Karl Szpunar

This is a photo of Karl Szpunar.Harvard University, USA


What does your research focus on?

My research interests focus primarily upon, but are not limited to, understanding the cognitive and neural relations that underlie our capacity to remember personal past experiences and imagine personal future experiences.

What drew you to this line of research? Why is it exciting to you?

That we are able, in a moment’s notice, to mentally transport ourselves to events past (real or imaginary) and future (plausible or implausible) has always greatly fascinated me. Of course, having an interest in something as a graduate student can only get you so far. Luckily, my graduate advisor, Dr. Kathleen McDermott, shared (and continues to share) a similar fascination. Kathleen’s support and encouragement made it possible for me to turn my idle musings into a fruitful line of research. It is also important to mention that Dr. Endel Tulving would intermittently visit Washington University in St. Louis at the time Kathleen (and I) were developing our ideas on memory and future thinking. The opportunity to discuss these ideas with the man who had inspired them was a true privilege.

Perhaps the most exciting aspect of this line of research is that so much remains to be discovered. Endel Tulving has often quipped that memory researchers from 100 years in the future would likely chuckle at our “primitive conceptualizations of memory.” This statement has always resonated with me. For a long time, memory has been considered a window into the past and only recently has the field seriously started to consider what it can tell us about the future.

Who were/are your mentors or psychological influences?

I am very fortunate to have learned from a number of great mentors. As an undergraduate, I worked with Dr. Glenn Schellenberg at the University of Toronto at Mississauga. From teaching me how to think through the design of an experiment to writing in a clear and concise manner, Glenn took the time to ensure that I was well prepared for whatever topic of study I decided to pursue in graduate school. When I arrived at graduate school (to work with Dr. Kathleen McDermott at Washington University in St. Louis), I quickly realized how much more there was to learn. Saying that Kathleen helped me with that process would be a gross understatement. Kathleen was a model advisor, mentor, and most importantly a great friend. Dr. Henry (Roddy) Roediger was also highly influential during my time at Washington University. Roddy once mentioned at his lab meeting that we might learn more from discussing research articles as a group than we would anywhere else…I think he was right. I learned a great deal from members of that lab group (Jason Chan, Jeff Karpicke, Andrew Butler, Sean Kang, Franklin Zaromb, Jason Watson, Lisa Geraci, Jes Logan, Jen Coane, Dave McCabe, Alan Castel, John Bulevich, and many others) as well as from fellow graduate students in the department that would periodically take part in those meetings (Tal “sideburns” Yarkoni, Yujiro Shimizu, and many others) over the years. Finally, I have been lucky to work with both Dr. Endel Tulving and Dr. Daniel Schacter as a postdoctoral fellow. Among many other things, having the opportunity to observe the manner in which they effortlessly place their thoughts and research into the context of a “bigger picture” has been an invaluable experience.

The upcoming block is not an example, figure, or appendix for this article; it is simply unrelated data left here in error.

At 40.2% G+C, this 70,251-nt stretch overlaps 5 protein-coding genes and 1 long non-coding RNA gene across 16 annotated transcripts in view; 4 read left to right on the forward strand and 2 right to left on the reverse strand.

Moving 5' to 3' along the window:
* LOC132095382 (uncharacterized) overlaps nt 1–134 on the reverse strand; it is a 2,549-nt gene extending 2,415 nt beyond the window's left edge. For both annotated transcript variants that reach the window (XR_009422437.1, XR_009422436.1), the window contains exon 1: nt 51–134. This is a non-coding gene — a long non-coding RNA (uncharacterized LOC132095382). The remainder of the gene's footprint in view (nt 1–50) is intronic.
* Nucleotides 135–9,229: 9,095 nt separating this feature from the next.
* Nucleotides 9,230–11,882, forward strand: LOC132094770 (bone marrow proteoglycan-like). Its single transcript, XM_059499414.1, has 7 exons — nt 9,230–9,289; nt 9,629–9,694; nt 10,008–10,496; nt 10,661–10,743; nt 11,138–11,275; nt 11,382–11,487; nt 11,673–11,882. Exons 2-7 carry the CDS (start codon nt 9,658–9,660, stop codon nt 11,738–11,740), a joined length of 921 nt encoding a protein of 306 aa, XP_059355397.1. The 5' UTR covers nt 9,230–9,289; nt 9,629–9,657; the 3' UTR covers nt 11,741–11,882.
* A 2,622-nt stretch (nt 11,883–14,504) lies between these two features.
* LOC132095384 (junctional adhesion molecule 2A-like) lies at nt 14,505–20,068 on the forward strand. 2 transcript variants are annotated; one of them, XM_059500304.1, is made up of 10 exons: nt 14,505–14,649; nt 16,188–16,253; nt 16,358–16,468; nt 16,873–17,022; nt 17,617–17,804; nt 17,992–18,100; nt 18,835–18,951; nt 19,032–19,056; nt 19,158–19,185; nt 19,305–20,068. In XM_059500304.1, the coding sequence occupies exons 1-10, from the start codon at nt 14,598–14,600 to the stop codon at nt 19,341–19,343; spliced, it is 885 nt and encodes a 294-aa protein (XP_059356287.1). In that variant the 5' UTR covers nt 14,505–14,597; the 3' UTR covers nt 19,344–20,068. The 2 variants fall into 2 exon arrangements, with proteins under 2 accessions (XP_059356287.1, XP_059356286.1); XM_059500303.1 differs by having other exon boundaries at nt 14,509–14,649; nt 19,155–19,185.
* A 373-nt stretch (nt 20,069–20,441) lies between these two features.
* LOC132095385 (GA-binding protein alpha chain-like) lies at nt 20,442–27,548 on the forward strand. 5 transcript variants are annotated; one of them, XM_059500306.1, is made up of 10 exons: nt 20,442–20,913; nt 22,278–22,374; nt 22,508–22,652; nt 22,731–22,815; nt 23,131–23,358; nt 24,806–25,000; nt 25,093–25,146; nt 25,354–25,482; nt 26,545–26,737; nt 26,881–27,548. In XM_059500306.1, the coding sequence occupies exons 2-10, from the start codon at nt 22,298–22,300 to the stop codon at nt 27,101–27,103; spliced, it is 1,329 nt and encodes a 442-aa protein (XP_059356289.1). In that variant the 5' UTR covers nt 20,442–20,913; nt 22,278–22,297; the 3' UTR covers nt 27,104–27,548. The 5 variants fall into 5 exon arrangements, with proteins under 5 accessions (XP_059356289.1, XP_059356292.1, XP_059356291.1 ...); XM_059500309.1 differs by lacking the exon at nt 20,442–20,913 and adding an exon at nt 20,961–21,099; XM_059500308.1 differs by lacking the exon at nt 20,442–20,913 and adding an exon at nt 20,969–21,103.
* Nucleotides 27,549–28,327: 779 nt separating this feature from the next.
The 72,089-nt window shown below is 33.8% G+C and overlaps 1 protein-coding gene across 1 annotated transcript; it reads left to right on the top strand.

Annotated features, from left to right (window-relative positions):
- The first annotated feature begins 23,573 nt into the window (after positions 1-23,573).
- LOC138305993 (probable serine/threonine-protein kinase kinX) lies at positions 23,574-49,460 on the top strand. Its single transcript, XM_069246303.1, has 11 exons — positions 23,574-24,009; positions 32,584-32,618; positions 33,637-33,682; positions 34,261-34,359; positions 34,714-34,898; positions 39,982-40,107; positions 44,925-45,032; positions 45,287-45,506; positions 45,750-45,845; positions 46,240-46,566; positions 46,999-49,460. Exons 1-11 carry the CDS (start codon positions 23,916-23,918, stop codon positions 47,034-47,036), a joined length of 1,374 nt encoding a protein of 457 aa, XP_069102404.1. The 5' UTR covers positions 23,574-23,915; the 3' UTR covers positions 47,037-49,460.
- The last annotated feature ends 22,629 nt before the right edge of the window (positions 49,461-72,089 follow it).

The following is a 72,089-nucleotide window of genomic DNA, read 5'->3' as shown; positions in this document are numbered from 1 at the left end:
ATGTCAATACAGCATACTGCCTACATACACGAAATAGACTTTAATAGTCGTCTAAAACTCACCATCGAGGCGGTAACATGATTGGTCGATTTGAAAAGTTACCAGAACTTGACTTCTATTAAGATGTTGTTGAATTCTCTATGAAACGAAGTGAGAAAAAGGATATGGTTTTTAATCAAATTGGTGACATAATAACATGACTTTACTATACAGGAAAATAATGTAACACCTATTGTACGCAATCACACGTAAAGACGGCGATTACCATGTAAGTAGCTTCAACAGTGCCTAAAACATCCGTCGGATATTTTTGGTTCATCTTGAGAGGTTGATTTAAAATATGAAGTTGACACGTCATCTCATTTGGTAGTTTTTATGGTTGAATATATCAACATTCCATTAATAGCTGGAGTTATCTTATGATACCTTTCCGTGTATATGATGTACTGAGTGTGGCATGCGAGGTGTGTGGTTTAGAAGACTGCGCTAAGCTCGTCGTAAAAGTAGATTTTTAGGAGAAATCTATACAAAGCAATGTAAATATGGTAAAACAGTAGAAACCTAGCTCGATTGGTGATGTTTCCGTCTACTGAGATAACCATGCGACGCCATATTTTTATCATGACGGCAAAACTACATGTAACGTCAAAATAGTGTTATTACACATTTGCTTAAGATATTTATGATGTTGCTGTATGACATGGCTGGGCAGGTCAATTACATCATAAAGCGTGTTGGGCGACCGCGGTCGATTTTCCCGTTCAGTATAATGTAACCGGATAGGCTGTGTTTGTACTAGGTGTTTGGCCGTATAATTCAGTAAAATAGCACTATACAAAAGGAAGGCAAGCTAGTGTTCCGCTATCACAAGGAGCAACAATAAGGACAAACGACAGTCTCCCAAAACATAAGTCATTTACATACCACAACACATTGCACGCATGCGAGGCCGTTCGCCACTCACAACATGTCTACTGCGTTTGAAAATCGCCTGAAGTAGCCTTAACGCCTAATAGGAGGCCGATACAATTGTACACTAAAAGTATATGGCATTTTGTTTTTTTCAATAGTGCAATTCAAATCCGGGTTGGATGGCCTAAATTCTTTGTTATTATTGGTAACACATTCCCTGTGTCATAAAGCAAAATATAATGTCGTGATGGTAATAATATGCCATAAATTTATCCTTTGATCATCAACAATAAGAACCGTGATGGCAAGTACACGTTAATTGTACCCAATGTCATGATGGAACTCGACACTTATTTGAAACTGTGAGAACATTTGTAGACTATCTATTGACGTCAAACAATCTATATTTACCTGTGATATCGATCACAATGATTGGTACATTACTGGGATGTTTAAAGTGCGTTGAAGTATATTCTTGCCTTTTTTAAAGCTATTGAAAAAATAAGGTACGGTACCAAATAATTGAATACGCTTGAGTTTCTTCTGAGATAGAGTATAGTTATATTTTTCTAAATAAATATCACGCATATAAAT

To what do you attribute your success in the science?

Unequivocally, any good that has come out of my contribution to the research that I have been involved with over the years is a direct result of the mentoring I have received.

What’s your future research agenda?

My future research agenda will have a lot to do with attempting to delineate the functional consequences of future thinking. We have learned a great deal about the underlying nature of future thinking, but what does it all mean? We already know about some of the psycho-social consequences associated with thinking about the personal future, but what about the cognitive or behavioral consequences? Furthermore, I have been actively involved in a separate line of work that has to do with applying what we have learned about memory in the laboratory to the classroom. I hope to continue this line of research as well.

Any advice for even younger psychological scientists? What would you tell someone just now entering graduate school or getting their PhD?

For those who are entering graduate school, work hard and enjoy yourselves. Pay no attention to how much or little others are working and focus on what you can control…your work ethic. Strive to do your job as well as you can and you will be successful. At the same time, do not take yourself too seriously. Be open to the idea that your work is just one piece of the puzzle. Finally, you will learn a lot more and gain a lot more from the friendships that you will develop over the years. Take the time to enjoy yourself. Your time is your own in graduate school, so it will be up to you to find a suitable balance.

What publication you are most proud of or feel has been most important to your career?

The publication that I am most proud of: Szpunar, K.K., Watson, J.M., & McDermott, K.B. (2007). Neural substrates of envisioning the future. Proceedings of the National Academy of Sciences USA, 104, 642-647.

Kathleen, Jason Watson, and I reported one of the first datasets demonstrating that the neural substrates underlying autobiographical memory retrieval become similarly engaged as people imagine their future. This was the first paper that we published together on this topic and lead to several fun collaborations.

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